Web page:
So as we’re looking at molecules that bind the protein, it’s a molecular Dynamic simulations of the protein moves about, we can find molecules that bind into cryptic pockets of the protein that are otherwise, not see able. Stabilize the protein in a misformed way. That then causes the protein to be either no longer functional or two to be degraded in the cell. We can also go for specific targeted degradation through protac approach and then the more traditional inhibition and activation approaches by binding in close proximity to the active binding site.
The company as I mentioned has focused initially, on lysosomal storage disorders. It’s a great area for small company to work in. These are all the rare diseases, very high unmet medical need and the current therapies such as in enzyme replacement therapies that help these patients are typically not able to or are actually not able to cross the blood-brain barrier and using a small molecule approach that we have with our binders we actually have the ability to cross the blood-brain barrier and also address neuropathic Symptoms of lysosomal storage disorders that are currently untreatable. The program in Parkinson’s disease is based on a related mechanism.
So that’s the newer degenerative program that we have it’s based on a related mechanism of lysosomes of the Gaucher programs or the lysosomal storage disorder program. But, it is obviously a different patient population. I’ll talk about that in just a minute. And then, we have other applications of the platform that we’re exploring actively now in oncology in metabolic diseases. But, also across the full spectrum of the therapeutic areas because the platform is entirely agnostic as to therapeutic areas structure based physics, based approach, which was need to know what the protein structure is, and we can run the program and identify a binders against these proteins.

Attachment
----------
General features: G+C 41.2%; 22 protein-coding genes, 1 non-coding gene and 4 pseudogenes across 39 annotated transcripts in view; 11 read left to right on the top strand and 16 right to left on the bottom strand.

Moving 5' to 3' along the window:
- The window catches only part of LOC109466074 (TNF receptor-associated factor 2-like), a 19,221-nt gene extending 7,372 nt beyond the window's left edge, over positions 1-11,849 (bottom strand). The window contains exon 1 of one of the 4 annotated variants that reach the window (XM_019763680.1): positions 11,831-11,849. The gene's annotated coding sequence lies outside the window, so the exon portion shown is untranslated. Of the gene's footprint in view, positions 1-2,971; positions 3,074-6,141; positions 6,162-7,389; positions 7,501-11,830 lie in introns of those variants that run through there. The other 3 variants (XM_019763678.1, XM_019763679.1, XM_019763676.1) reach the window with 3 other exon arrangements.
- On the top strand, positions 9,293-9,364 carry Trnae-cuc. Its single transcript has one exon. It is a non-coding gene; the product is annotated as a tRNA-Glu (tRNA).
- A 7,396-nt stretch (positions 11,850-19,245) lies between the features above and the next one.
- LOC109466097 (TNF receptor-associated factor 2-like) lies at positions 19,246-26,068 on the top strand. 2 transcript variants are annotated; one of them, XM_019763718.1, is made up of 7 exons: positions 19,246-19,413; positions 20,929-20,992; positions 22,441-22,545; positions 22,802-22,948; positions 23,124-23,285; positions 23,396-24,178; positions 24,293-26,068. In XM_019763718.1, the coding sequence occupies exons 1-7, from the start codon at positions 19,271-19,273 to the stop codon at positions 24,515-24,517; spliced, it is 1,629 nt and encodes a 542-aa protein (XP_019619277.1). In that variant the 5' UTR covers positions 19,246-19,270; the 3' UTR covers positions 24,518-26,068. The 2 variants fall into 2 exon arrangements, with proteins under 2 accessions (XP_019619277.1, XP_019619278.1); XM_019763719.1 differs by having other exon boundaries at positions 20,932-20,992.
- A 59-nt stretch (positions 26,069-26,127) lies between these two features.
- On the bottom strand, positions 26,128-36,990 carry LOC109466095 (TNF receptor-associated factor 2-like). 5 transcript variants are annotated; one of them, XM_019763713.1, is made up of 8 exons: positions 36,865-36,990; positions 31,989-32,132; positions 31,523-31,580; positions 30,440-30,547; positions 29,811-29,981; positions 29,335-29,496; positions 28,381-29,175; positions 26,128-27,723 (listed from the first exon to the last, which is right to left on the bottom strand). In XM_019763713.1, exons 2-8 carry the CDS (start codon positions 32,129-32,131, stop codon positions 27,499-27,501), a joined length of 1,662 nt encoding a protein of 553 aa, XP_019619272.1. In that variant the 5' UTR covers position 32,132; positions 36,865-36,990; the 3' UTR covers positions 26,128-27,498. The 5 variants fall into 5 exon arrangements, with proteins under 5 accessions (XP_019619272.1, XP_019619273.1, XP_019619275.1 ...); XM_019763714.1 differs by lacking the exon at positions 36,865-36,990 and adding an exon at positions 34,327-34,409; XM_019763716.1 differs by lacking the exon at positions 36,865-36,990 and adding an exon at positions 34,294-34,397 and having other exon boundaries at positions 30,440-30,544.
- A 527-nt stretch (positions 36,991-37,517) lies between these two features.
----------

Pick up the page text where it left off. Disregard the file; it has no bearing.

Switching gears and focusing on now primarily on our Parkinson’s program, which is the most advanced in our pipeline Parkinson’s, is a disease, that affects about 10 million people worldwide, about 14% of those have a specific mutation of the GBA1 Gene, and as a result of that mutation, Developed Parkinson’s symptoms, the these types of patients the GBA. One Parkinson’s patients have an earlier onset of the disease and the much faster progression of the disease than idiopathic Parkinson’s patients.
And so as a result of a much increased need for for a pharmaceutical therapy that actually can help stop the disease progression. Gaucher disease, is that they’re related program. It’s also based on the mutation of the GBA1 Gene, and is a rare disease childhood disease. And add one that program is in close, close follower in terms of moving into the clinic.
For both programs, just giving a bit of a survey as a science refresher on how the mechanism of what an enzyme does and how our mechanism of action of our molecule actually works. So, in a normal cell, you have a GPA1 gene that’s not mutated, that is functioning. Well it expresses an enzyme called gk’s and gk’s, the job of G case is 2. Then once it’s created in the endoplasmic, reticulum move into the lysosome. Lysosome is the wastebasket of a cell and then the in the lysosome that enzymes job is to remove toxic materials. So, you can imagine if you have a misfolded enzyme that is not able to. As a result of a GBA1, mutation you have a misfolded enzyme that enzyme then is not able to move into the lysosome and is not able to perform its job there, as a result. You see an Accumulation of toxic materials in the lysosome, which then ultimately causes cell death. And if that cell death happens in a dopaminergic, neuron will cell as a result in the brain. You see every reduced levels of dopamine and ultimately the development of Parkinson’s disease, What we’re doing with our structurally targeted? Allosteric Regulators.